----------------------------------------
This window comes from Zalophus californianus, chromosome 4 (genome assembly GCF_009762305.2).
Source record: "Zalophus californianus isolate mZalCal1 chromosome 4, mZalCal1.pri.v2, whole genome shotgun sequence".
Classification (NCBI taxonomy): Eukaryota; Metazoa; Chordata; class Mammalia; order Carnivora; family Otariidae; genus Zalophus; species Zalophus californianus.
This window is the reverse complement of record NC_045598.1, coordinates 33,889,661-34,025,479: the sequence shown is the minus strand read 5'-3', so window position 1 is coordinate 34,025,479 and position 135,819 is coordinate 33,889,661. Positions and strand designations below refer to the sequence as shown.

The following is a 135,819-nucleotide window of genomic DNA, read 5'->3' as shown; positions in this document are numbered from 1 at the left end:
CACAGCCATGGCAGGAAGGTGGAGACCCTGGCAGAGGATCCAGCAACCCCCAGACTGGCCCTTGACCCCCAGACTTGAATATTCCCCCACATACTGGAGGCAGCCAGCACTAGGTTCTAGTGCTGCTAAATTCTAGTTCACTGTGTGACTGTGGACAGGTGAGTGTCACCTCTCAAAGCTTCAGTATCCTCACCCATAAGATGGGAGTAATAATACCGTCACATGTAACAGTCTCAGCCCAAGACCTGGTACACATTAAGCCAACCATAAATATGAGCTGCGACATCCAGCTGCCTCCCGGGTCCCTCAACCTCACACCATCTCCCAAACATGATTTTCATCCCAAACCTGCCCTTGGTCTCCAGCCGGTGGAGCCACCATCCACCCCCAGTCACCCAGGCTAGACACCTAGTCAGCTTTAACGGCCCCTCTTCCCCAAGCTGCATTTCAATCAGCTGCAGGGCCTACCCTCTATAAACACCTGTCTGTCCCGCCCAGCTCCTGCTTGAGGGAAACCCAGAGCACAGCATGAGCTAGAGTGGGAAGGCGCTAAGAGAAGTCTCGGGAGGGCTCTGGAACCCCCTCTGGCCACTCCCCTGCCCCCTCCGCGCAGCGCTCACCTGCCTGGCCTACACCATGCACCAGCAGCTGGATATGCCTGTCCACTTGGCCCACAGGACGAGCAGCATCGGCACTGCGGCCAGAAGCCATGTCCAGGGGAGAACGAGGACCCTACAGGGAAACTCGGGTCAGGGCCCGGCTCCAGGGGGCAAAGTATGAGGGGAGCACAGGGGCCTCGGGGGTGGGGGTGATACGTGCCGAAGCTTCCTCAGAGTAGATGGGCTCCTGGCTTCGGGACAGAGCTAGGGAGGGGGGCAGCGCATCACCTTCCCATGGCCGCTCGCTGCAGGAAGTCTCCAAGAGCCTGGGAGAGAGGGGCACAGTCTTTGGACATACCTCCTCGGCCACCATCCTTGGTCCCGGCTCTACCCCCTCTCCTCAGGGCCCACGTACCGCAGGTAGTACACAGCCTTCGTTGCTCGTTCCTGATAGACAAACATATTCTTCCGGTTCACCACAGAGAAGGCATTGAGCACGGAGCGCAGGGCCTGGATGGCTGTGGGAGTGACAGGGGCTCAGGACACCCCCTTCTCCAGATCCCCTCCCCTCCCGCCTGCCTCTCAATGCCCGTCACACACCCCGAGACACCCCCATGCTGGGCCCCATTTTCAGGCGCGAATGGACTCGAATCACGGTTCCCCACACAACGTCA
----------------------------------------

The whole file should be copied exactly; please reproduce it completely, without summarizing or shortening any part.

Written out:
This window comes from Zalophus californianus, chromosome 4 (genome assembly GCF_009762305.2).
Source record: "Zalophus californianus isolate mZalCal1 chromosome 4, mZalCal1.pri.v2, whole genome shotgun sequence".
Classification (NCBI taxonomy): Eukaryota; Metazoa; Chordata; class Mammalia; order Carnivora; family Otariidae; genus Zalophus; species Zalophus californianus.
This window is the reverse complement of record NC_045598.1, coordinates 33,889,661-34,025,479: the sequence shown is the minus strand read 5'-3', so window position 1 is coordinate 34,025,479 and position 135,819 is coordinate 33,889,661. Positions and strand designations below refer to the sequence as shown.

The following is a 135,819-nucleotide window of genomic DNA, read 5'->3' as shown; positions in this document are numbered from 1 at the left end:
CACAGCCATGGCAGGAAGGTGGAGACCCTGGCAGAGGATCCAGCAACCCCCAGACTGGCCCTTGACCCCCAGACTTGAATATTCCCCCACATACTGGAGGCAGCCAGCACTAGGTTCTAGTGCTGCTAAATTCTAGTTCACTGTGTGACTGTGGACAGGTGAGTGTCACCTCTCAAAGCTTCAGTATCCTCACCCATAAGATGGGAGTAATAATACCGTCACATGTAACAGTCTCAGCCCAAGACCTGGTACACATTAAGCCAACCATAAATATGAGCTGCGACATCCAGCTGCCTCCCGGGTCCCTCAACCTCACACCATCTCCCAAACATGATTTTCATCCCAAACCTGCCCTTGGTCTCCAGCCGGTGGAGCCACCATCCACCCCCAGTCACCCAGGCTAGACACCTAGTCAGCTTTAACGGCCCCTCTTCCCCAAGCTGCATTTCAATCAGCTGCAGGGCCTACCCTCTATAAACACCTGTCTGTCCCGCCCAGCTCCTGCTTGAGGGAAACCCAGAGCACAGCATGAGCTAGAGTGGGAAGGCGCTAAGAGAAGTCTCGGGAGGGCTCTGGAACCCCCTCTGGCCACTCCCCTGCCCCCTCCGCGCAGCGCTCACCTGCCTGGCCTACACCATGCACCAGCAGCTGGATATGCCTGTCCACTTGGCCCACAGGACGAGCAGCATCGGCACTGCGGCCAGAAGCCATGTCCAGGGGAGAACGAGGACCCTACAGGGAAACTCGGGTCAGGGCCCGGCTCCAGGGGGCAAAGTATGAGGGGAGCACAGGGGCCTCGGGGGTGGGGGTGATACGTGCCGAAGCTTCCTCAGAGTAGATGGGCTCCTGGCTTCGGGACAGAGCTAGGGAGGGGGGCAGCGCATCACCTTCCCATGGCCGCTCGCTGCAGGAAGTCTCCAAGAGCCTGGGAGAGAGGGGCACAGTCTTTGGACATACCTCCTCGGCCACCATCCTTGGTCCCGGCTCTACCCCCTCTCCTCAGGGCCCACGTACCGCAGGTAGTACACAGCCTTCGTTGCTCGTTCCTGATAGACAAACATATTCTTCCGGTTCACCACAGAGAAGGCATTGAGCACGGAGCGCAGGGCCTGGATGGCTGTGGGAGTGACAGGGGCTCAGGACACCCCCTTCTCCAGATCCCCTCCCCTCCCGCCTGCCTCTCAATGCCCGTCACACACCCCGAGACACCCCCATGCTGGGCCCCATTTTCAGGCGCGAATGGACTCGAATCACGGTTCCCCACACAACGTCA